Melbourne radio host Neil Mitchell has re-ignited an ugly feud with Collingwood president and media personality Eddie McGuire, labelling his long-time rival a ‘world champion hypocrite’.
Mitchell was unimpressed with McGuire’s calls for Geelong to make all the details of Jack Steven’s recent stabbing public, arguing the Collingwood boss would never apply the same standard to his own players.
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‘NO SENSE’: Eddie McGuire slammed over ‘ridiculous’ call
The long-time 3AW host said McGuire was unable to reconcile his dual roles as club president and media personality.
“Don’t anybody accuse Eddie McGuire of hypocrisy or that he’s behaving like a world champion hypocrite at the moment,” Mitchell said.
“Don’t accuse him of a conflict of interest or anything like that because he will go feral. After all, he’s ‘Untouchable Eddie’.”
McGuire’s counterpart at Geelong, Colin Carter, angrily hit back at McGuire’s suggestion the Cats should be upfront about what had happened to Steven late last week, suggesting the situation was ‘none of his business’.
Mitchell went on to argue McGuire had gone after Carter, who had pointed out what he said was an obvious ‘conflict of interest’.“Eddie said Geelong should just come clean on what happened with Jack Steven getting stabbed, just tell us what happened,” he said.
“Colin Carter responded pointing out there was a conflict between being a president of a club and a football commentator, which is painfully true and obvious often when Eddie opens his mouth, which is often.”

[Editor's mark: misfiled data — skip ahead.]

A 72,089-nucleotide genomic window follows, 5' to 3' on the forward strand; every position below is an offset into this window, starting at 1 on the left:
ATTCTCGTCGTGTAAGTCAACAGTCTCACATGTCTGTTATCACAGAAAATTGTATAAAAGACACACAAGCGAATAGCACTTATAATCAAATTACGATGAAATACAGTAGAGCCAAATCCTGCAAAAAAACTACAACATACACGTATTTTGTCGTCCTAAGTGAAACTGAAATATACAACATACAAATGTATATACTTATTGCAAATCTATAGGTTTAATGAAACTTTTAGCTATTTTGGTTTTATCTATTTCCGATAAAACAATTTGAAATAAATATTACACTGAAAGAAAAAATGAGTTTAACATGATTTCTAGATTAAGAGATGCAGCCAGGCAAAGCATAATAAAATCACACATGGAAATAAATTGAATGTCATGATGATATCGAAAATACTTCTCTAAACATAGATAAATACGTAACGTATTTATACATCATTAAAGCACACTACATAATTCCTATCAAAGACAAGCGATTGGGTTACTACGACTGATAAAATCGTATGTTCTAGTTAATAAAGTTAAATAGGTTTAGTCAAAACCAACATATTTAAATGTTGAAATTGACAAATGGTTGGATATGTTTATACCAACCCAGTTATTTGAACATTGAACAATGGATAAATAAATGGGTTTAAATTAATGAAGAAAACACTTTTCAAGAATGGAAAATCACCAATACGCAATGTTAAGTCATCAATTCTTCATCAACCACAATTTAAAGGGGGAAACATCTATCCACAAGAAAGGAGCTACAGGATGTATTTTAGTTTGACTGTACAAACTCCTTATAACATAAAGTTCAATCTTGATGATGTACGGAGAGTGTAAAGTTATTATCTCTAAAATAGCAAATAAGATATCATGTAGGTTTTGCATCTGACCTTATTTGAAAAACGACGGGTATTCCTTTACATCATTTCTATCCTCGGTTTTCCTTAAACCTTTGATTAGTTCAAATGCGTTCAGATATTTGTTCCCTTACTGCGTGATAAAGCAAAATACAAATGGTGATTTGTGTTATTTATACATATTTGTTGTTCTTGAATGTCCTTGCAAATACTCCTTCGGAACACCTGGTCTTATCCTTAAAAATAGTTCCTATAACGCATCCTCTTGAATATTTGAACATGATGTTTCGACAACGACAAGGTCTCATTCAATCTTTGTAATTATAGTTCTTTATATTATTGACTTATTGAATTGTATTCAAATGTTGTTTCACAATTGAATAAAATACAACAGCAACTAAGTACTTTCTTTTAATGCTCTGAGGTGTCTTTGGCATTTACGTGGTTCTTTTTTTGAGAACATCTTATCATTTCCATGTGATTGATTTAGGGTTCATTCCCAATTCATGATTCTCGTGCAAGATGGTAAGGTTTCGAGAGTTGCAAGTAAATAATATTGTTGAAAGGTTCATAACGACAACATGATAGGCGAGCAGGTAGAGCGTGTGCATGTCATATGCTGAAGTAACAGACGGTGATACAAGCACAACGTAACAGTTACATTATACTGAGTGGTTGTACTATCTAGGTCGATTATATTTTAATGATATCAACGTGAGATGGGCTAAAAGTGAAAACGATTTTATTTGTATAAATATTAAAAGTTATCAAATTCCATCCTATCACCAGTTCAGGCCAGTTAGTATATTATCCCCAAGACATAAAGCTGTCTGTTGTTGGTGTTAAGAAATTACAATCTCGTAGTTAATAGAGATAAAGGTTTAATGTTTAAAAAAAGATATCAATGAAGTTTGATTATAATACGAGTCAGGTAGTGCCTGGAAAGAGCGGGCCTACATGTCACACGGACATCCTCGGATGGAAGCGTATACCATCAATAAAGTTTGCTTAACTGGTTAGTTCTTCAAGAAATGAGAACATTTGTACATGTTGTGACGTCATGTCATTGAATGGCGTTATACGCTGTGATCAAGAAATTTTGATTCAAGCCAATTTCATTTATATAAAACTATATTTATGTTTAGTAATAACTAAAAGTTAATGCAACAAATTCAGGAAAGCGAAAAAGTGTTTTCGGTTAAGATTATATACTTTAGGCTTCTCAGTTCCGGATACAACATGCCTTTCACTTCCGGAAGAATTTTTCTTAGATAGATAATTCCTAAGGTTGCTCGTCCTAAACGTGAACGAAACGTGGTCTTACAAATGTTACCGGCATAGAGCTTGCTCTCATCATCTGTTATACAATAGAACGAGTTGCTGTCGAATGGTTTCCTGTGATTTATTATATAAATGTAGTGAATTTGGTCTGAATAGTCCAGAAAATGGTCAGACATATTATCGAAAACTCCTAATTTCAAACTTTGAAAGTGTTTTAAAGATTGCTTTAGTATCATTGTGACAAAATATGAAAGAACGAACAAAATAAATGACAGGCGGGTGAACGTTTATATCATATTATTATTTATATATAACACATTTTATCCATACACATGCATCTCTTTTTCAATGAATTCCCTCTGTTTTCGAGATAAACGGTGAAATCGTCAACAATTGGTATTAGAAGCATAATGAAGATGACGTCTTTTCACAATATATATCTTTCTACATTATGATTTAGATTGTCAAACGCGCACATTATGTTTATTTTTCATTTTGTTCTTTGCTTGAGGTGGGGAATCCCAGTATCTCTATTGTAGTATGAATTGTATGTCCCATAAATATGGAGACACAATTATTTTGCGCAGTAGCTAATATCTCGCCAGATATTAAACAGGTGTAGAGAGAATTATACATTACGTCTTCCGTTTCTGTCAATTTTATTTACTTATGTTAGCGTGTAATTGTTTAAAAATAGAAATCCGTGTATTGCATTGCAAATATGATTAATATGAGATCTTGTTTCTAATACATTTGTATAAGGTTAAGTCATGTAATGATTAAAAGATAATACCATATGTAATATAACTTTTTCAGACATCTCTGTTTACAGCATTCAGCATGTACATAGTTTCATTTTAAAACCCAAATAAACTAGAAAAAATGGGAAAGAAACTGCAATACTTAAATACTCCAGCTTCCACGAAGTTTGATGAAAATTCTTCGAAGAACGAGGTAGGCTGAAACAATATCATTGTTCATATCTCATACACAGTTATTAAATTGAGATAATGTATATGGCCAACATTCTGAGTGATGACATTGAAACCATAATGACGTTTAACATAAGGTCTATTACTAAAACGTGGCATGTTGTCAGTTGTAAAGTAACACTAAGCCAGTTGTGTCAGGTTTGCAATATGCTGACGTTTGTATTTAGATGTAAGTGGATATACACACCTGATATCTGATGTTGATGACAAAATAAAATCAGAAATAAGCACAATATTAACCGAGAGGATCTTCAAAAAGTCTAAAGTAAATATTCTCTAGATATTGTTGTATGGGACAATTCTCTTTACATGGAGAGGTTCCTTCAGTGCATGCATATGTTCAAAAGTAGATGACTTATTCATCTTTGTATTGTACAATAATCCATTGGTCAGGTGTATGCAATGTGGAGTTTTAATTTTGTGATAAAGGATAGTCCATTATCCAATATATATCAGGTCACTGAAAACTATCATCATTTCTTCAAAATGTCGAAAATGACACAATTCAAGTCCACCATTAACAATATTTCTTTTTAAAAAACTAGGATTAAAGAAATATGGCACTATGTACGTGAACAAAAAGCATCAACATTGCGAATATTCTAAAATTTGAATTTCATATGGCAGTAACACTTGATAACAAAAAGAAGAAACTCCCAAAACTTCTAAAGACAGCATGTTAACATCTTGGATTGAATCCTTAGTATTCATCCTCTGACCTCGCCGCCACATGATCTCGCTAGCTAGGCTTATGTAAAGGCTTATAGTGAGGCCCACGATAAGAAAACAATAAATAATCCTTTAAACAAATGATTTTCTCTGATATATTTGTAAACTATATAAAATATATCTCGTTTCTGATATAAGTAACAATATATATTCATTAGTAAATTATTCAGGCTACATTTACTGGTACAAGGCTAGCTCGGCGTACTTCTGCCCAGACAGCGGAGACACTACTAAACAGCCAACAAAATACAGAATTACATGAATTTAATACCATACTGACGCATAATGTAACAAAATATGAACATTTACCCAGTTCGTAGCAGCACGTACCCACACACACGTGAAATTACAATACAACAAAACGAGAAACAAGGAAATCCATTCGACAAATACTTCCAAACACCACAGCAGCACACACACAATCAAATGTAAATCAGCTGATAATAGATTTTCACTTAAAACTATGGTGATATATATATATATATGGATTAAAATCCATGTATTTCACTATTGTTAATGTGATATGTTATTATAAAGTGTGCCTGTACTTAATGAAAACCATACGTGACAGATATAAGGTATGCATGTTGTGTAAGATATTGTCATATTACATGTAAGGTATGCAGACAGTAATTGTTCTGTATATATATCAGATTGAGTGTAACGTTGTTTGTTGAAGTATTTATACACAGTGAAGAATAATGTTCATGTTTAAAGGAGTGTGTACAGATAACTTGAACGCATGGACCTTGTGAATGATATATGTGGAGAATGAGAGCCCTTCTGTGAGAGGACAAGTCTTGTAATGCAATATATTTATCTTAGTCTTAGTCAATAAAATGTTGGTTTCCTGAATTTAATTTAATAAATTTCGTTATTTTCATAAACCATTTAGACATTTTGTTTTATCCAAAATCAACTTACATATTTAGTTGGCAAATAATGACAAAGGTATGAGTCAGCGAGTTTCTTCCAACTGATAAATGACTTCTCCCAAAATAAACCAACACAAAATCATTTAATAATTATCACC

Neil Mitchell accuses Eddie McGuire of Collingwood double-standard
He then went on to bring up a previous feud he and McGuire had engaged in, comparing it to an incident in which several Collingwood players gave statements to police after a woman reported she was sexually assaulted in Melbourne on the night of the 2010 AFL grand final.
No Collingwood players were suspected of a crime, and the club refused to name those who had given statements - until Mitchell himself revealed them on radio.
“I’m intrigued he thinks Geelong should tell all. Ten years ago, several Collingwood players spoke to police after a woman alleged she was sexually assaulted. They weren’t suspects I want to make that very clear, they were not suspects,” Mitchell said.
“They weren’t accused of doing anything wrong but police thought they might be able to help with the events that allegedly unfolded at a function where they’d been present at one stage.
“The Collingwood club kept their names quiet, wouldn't tell anybody, I believe threatened media who released them that they could be banned from going to training.
“Well I got the names and I broadcast them and Eddie went after me and accused me of a disgraceful act publicly, he said what I did was irresponsible and possibly illegal and then the cliche of course a shameless grab for ratings.”